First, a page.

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Cranberry Island Finds A Unique Way Of Honoring A Fallen Hero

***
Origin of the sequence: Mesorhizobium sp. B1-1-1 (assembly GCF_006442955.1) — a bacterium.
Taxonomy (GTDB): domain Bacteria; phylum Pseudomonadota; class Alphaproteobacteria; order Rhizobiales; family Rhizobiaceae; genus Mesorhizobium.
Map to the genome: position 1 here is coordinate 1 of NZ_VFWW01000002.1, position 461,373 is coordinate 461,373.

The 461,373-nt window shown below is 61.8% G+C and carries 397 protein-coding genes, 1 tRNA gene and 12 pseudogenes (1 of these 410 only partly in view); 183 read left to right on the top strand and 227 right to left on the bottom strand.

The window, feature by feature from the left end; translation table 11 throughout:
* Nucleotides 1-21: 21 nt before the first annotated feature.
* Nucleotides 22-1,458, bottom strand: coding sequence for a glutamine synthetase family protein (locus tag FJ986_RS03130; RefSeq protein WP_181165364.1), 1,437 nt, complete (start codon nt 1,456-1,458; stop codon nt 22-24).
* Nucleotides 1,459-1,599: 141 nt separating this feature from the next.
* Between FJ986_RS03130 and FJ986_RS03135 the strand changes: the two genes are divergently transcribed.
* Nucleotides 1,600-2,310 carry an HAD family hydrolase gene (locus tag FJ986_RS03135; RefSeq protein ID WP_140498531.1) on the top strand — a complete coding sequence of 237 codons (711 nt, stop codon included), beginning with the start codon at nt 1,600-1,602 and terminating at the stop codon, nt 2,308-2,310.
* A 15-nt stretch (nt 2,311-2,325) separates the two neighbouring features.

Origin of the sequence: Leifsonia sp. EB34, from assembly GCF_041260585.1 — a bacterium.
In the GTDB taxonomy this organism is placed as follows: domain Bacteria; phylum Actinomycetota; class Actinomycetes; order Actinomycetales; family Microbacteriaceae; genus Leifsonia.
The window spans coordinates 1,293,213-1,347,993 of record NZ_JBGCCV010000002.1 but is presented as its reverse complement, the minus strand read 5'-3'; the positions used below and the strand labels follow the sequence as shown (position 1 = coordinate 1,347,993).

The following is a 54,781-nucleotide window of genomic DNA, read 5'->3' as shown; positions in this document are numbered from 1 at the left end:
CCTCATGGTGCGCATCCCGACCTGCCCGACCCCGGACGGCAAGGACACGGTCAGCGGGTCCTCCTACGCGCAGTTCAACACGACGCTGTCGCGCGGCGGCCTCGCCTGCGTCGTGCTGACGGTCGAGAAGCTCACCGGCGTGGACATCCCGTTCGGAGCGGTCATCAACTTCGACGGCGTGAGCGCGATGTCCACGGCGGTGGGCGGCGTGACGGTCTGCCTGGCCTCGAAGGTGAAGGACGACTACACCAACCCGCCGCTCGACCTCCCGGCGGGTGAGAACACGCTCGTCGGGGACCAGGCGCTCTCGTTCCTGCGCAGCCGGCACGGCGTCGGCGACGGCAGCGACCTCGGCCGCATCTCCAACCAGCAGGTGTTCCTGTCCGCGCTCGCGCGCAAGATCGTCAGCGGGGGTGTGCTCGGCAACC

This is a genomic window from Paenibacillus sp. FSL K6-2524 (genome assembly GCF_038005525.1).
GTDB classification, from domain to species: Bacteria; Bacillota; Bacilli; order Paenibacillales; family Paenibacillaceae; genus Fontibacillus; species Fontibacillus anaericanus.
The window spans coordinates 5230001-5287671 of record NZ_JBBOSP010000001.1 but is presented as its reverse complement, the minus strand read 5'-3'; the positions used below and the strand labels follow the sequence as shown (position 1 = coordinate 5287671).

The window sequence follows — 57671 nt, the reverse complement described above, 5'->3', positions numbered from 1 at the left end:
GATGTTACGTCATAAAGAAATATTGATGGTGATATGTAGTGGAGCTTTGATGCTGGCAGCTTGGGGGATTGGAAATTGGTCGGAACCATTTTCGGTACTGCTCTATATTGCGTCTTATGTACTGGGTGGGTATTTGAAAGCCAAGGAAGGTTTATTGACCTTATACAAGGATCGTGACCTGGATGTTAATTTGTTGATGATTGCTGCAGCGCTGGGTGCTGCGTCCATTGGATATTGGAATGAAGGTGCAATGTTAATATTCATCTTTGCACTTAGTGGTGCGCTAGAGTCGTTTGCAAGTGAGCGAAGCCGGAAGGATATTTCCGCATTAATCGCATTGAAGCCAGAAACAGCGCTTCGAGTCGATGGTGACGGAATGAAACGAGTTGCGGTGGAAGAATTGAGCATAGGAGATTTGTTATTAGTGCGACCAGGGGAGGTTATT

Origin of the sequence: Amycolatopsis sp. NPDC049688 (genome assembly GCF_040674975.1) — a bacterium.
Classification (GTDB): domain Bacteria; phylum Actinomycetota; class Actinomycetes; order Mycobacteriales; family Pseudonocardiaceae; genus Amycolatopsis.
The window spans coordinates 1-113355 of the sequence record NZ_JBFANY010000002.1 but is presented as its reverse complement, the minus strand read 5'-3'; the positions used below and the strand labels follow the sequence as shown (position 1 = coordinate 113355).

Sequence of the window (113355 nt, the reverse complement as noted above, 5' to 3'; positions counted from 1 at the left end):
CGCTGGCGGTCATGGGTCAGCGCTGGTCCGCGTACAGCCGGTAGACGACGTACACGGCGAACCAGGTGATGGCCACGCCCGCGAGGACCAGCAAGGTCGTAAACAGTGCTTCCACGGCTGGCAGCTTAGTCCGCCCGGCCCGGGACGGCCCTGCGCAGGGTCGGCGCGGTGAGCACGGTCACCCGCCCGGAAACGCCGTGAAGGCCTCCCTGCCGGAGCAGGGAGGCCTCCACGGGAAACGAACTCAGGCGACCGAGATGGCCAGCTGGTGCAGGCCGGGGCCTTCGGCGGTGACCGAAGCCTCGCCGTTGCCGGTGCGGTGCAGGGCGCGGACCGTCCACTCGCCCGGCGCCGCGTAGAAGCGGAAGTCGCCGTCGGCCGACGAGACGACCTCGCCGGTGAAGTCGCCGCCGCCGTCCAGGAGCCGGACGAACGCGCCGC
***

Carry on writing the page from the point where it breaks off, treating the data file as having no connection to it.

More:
As we pause to honor our veterans today, we see numerous memorials around Maine designed to help us never forget their sacrifice. But, the folks on Cranberry Island may have found the most unique way to honor one of their own fallen heroes.It’s not unusual to hear visitors get off the ferry on the island, located about 30 minutes outside of Northeast Harbor, and ask about the old rusty tractor on the beach. Phil Whitney, the President of the Great Cranberry Historical Society, says it’s almost a regular occurance. “Some often ask why do you keep that old piece of rusting metal junk on the beach,” he says. The tractor belonged to Cranberry Island’s favorite son, Edgar Bunker. He used the tractor to haul boats for his father’s boatyard more than 50 years ago. Bunker was drafted into the Korean War in 1950. Polly Bunker, Edgar’s sister, says he was proud to serve his country. He told his sister right before he left, “Don’t worry, if they get me, you can bet I’ll get a few of them.” “He knew he had to go and he did what he did,” says Polly Bunker, “I don’t think he knew what he was in for, apparently from what we heard, it was really ugly over there.”Before he left, the family wondered about his tractor. “We said, what are you gonna do with that tractor Edgar?” recalls Polly Bunker, “leave it right there he said, I’ll be back and I’ll take care of it.”Corporal Edgar Bunker was in the K Company, part of the 1st Cavalry Division. Bunker’s unit was involved in Operation Commando, fighting the Red Chinese who were armed with enormous firepower. Bunker’s unit was engaged in some of the most bitter fighting of the entire Korean War. The U.S. Corps suffered 4000 casualties during Operation Commando. The 1st Cavalry Division suffered 2900 of those casualties. Edgar Bunker was among them. He was killed in action October 8th, 1951.Annie Alley, a childhood friend of Edgar Bunker, says the entire island took the news of Bunker’s death hard. “We all felt like we had lost a good member of the community,” says Alley. “Oh it’s an empty feeling,” says Polly Bunker, “you don’t believe it for a long time. My father didn’t really believe it for an awful long time, he kept saying he’ll be back.” Edgar Bunker’s father, Elisha, kept hope alive that his son would come home. The day his son’s body was returned to Cranberry Island, Elisha Bunker died of a heart attack. He’s buried next to his son in the place they both called home: Cranberry Island.Bunker’s tractor has remained in the same spot for 58 years. Phil Whitney says it’s should remind us all of the men and women who serve in our armed forces. “It reminds people every day of the sacrifices our folks nationwide in the various wars make, specifically young people like Edgar Bunker, who went off and never came back.”